The C-train combination is relatively compact at 36.5m long and tracks very nicely.

The 12-speed Opticruise AMT holds the gearchanges back as we roll along the dirt tracks, until we get some momentum up.



Scania R730_8

I fire up the big V8 and point the triple toward the gate and beyond to the road into town.

Out on the country dirt road I give it some more gas and let the donk knuckle down and work.

At this point I think it might be interesting to play with the transmission’s three different performance modes: Standard, Eco and Power.

The Eco mode actually works quite well even at this weight, jumping up a cog at around 1500rpm and dropping back to 1050rpm.

Even then the big bent-eight has enough grunt to haul the tacho needle back up for the next gearchange.

Power mode holds the gears for longer, giving about 1900rpm before the next change.

However, the middle-of-the-road standard setting does the job just fine, using rpm where needed but letting the momentum of the combination give it a helping hand.

This truck is running hub-reduction axles and a final drive ratio of 3.67:1. This is taller than the previous 730s in the fleet, which have traditionally run with a 3.96:1 rear end.

While this new truck may be running a taller diff ratio, Rob isn’t complaining about the pulling power of the Scania at all.

And I must say that going by my stint in the captain’s chair there certainly doesn’t seem to be any laziness in the 730 under load.

The stability and handling of the air-suspended twin-steer axles is superb, even on dirt and rough, broken blacktop.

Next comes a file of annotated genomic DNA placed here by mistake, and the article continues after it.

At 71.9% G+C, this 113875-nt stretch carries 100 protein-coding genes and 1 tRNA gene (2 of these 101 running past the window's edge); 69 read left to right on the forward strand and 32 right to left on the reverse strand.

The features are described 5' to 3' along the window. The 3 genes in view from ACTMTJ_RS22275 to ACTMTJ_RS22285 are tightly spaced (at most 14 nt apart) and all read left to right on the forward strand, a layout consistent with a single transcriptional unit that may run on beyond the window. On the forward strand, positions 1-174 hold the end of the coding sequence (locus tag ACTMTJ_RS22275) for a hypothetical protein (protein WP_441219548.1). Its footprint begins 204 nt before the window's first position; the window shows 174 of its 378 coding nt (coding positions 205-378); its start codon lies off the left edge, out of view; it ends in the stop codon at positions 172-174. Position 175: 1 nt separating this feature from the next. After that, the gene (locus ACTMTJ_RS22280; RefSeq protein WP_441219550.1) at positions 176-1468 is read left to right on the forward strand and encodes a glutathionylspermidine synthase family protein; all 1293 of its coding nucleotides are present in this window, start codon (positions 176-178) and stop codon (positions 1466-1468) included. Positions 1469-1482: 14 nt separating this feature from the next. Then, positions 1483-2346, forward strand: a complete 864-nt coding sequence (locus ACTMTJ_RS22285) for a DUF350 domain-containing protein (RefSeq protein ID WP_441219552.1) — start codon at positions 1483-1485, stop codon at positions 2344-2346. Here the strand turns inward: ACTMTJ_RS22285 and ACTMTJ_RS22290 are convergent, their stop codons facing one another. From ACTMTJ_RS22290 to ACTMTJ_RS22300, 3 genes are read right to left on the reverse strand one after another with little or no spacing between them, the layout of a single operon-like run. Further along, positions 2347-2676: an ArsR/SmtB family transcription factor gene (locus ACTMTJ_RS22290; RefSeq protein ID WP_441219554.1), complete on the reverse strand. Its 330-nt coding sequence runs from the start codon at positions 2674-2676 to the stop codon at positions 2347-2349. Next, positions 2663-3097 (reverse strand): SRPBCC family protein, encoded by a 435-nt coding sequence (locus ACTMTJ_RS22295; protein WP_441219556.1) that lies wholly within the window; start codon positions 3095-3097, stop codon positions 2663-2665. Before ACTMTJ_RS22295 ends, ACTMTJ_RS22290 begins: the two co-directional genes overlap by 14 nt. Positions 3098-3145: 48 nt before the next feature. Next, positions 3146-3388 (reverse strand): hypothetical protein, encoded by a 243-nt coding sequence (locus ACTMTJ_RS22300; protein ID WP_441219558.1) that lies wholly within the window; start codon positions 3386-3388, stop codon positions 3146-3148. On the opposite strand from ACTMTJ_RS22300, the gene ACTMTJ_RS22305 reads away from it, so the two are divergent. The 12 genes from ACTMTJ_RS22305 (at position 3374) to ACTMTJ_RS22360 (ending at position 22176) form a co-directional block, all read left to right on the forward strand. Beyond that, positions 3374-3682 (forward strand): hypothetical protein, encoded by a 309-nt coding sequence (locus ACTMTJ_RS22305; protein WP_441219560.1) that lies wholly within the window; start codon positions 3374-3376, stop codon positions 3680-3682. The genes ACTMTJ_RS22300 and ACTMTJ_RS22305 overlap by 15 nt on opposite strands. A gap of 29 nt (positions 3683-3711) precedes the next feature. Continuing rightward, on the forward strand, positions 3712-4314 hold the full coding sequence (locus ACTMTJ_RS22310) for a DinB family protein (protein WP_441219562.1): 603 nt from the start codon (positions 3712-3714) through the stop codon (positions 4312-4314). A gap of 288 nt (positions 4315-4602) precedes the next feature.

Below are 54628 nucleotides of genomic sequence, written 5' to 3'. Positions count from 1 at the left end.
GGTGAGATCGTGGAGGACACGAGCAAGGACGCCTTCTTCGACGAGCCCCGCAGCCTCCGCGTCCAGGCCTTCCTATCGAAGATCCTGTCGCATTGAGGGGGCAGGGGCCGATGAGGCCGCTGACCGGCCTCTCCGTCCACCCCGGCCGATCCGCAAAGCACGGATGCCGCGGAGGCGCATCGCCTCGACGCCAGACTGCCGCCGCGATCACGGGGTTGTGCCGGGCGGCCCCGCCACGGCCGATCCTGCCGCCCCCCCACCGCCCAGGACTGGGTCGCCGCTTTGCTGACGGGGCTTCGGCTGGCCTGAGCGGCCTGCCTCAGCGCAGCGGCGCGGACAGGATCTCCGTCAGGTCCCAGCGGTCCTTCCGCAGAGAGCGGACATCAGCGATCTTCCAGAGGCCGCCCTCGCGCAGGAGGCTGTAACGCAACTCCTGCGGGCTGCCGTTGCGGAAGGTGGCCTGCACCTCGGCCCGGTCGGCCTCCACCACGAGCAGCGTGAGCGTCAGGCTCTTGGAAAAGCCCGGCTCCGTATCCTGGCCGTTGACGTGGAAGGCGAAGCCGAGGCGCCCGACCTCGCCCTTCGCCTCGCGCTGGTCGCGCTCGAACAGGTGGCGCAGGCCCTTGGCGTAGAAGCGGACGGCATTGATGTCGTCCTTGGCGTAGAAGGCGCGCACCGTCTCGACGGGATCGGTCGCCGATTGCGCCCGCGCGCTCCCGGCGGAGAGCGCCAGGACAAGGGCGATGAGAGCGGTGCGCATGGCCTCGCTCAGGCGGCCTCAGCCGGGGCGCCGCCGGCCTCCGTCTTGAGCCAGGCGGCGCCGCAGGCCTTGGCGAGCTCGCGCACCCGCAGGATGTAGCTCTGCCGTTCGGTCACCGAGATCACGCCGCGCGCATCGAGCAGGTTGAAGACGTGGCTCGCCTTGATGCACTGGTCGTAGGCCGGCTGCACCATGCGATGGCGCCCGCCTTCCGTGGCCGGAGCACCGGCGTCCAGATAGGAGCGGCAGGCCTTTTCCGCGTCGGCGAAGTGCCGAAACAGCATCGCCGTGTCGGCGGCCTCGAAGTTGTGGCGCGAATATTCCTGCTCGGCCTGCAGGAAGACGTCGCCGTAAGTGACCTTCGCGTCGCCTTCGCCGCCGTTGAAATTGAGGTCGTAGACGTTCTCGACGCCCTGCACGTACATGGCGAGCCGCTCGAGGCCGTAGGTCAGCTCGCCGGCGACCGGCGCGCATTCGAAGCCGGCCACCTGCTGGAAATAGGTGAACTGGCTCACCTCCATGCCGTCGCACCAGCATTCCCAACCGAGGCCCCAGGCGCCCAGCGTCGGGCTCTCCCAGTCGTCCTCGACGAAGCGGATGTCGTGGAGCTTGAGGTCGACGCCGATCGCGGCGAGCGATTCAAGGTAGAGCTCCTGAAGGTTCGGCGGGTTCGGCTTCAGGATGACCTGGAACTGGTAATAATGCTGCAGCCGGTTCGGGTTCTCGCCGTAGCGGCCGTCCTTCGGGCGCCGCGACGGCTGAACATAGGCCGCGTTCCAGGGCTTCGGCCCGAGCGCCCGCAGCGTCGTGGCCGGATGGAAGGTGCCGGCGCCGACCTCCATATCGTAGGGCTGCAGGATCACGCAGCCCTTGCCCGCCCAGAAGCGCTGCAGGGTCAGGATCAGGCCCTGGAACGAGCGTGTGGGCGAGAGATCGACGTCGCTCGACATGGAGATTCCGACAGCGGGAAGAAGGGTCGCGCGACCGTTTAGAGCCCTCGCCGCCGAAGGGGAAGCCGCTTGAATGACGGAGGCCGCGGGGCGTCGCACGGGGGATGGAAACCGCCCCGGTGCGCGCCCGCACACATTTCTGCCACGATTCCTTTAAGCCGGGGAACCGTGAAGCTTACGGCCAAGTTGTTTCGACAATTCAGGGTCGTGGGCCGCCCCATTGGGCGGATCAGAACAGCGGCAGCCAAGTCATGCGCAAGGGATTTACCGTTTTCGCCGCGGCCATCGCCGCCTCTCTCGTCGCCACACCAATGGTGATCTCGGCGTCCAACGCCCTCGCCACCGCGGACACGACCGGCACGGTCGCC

Where some twin-steer set-ups can feel like you are hitting every bump twice, the Scania lets larger bumps roll though the front end without a double impact.

Given the short drawbar between the dog trailer and the rest of the combination, I am expecting the rear trailer to be a little jittery at highway speeds.

But given the stability and ride provided by the front end, the dog trailer tracks along nicely, with very little sway on the rough stuff.



Getting up to speed brings out a hairy-chested, if muted, exhaust note I’ve never heard from the big banger before.

 It really is hauling. However, its 3500Nm can most be felt once it is cruising on the highway at 95-100km/h.

The Scania only gives you peak torque in the top two gears of the Opticruise ’box, which means the donk does a sensational job on highway hills, reducing tranny down-changes.

It simply rolls along, lugging down where needed but maintaining a good average speed.

If the V8 is the star of the show, the Scania retarder isn’t too far behind.

A bit of forethought on approaching an intersection means I can pull up the rig, lift my foot off the brake pedal and keep the 730 rolling even at such a large weight. It really is impressive.



As sheets of torrential rain blow in from the southern ocean we roll into the CBH terminal and onto the weighbridge.

Most of the grain will be trucked back here before being shipped from the port. Rob winds the tarps back to let the robot grain samplers do their thing.

We then head to the grain-cleaning facility around the corner to tip off.

And it is here I bid the Scania farewell. It has been a revealing drive indeed, and has impressed me more than any previous drive in the 730.

I’ve been guilty in the past of saying the R730 is more an exercise in vanity than a serious heavy-hauling contender.

But this drive in the big Swede really did open my eyes to the capabilities of the smooth-performing Scania powerhouse.



Scania R730 8x4

Engine: 16 litre Euro 5 V8 with Selective Catalytic Reduction

Power: 730hp

Torque: 3500Nm

Transmission: 12-speed Opticruise automated (AMT)

Front axles: Air-suspended load-share, twin-steer

Rear axles: Hub-reduction bogie drive

Don't miss the full review also in the upcoming issue of Farms and Farm Machinery magazine.